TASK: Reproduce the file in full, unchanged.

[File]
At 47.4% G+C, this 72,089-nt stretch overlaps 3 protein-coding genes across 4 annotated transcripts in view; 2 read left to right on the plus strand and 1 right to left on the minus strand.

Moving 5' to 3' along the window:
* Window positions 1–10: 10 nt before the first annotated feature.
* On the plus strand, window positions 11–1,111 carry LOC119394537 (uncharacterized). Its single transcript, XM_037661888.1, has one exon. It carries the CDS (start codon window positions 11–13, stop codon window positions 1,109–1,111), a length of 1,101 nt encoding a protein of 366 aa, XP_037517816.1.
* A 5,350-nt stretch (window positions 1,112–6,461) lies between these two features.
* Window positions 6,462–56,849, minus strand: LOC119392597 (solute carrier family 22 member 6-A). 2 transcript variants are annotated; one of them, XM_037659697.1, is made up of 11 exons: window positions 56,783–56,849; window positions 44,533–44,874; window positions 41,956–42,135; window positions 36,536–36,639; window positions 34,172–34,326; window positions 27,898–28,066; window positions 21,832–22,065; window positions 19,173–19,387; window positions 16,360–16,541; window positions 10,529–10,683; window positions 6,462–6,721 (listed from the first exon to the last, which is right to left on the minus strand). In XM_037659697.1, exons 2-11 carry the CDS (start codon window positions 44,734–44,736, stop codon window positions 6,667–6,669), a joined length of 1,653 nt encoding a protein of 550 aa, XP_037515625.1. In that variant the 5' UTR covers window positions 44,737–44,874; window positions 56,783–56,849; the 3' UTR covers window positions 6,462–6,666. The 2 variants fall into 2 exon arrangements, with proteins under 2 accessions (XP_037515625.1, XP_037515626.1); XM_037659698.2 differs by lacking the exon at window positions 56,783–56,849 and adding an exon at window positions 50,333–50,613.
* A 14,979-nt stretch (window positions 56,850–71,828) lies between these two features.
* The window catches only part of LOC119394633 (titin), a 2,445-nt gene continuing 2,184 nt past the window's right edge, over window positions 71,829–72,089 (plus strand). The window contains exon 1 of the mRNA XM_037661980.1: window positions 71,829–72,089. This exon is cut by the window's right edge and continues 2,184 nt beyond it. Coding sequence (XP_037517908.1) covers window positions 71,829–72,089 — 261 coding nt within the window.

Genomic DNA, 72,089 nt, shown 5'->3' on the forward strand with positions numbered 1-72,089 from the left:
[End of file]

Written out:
At 47.4% G+C, this 72,089-nt stretch overlaps 3 protein-coding genes across 4 annotated transcripts in view; 2 read left to right on the plus strand and 1 right to left on the minus strand.

Moving 5' to 3' along the window:
* Window positions 1–10: 10 nt before the first annotated feature.
* On the plus strand, window positions 11–1,111 carry LOC119394537 (uncharacterized). Its single transcript, XM_037661888.1, has one exon. It carries the CDS (start codon window positions 11–13, stop codon window positions 1,109–1,111), a length of 1,101 nt encoding a protein of 366 aa, XP_037517816.1.
* A 5,350-nt stretch (window positions 1,112–6,461) lies between these two features.
* Window positions 6,462–56,849, minus strand: LOC119392597 (solute carrier family 22 member 6-A). 2 transcript variants are annotated; one of them, XM_037659697.1, is made up of 11 exons: window positions 56,783–56,849; window positions 44,533–44,874; window positions 41,956–42,135; window positions 36,536–36,639; window positions 34,172–34,326; window positions 27,898–28,066; window positions 21,832–22,065; window positions 19,173–19,387; window positions 16,360–16,541; window positions 10,529–10,683; window positions 6,462–6,721 (listed from the first exon to the last, which is right to left on the minus strand). In XM_037659697.1, exons 2-11 carry the CDS (start codon window positions 44,734–44,736, stop codon window positions 6,667–6,669), a joined length of 1,653 nt encoding a protein of 550 aa, XP_037515625.1. In that variant the 5' UTR covers window positions 44,737–44,874; window positions 56,783–56,849; the 3' UTR covers window positions 6,462–6,666. The 2 variants fall into 2 exon arrangements, with proteins under 2 accessions (XP_037515625.1, XP_037515626.1); XM_037659698.2 differs by lacking the exon at window positions 56,783–56,849 and adding an exon at window positions 50,333–50,613.
* A 14,979-nt stretch (window positions 56,850–71,828) lies between these two features.
* The window catches only part of LOC119394633 (titin), a 2,445-nt gene continuing 2,184 nt past the window's right edge, over window positions 71,829–72,089 (plus strand). The window contains exon 1 of the mRNA XM_037661980.1: window positions 71,829–72,089. This exon is cut by the window's right edge and continues 2,184 nt beyond it. Coding sequence (XP_037517908.1) covers window positions 71,829–72,089 — 261 coding nt within the window.

Genomic DNA, 72,089 nt, shown 5'->3' on the forward strand with positions numbered 1-72,089 from the left: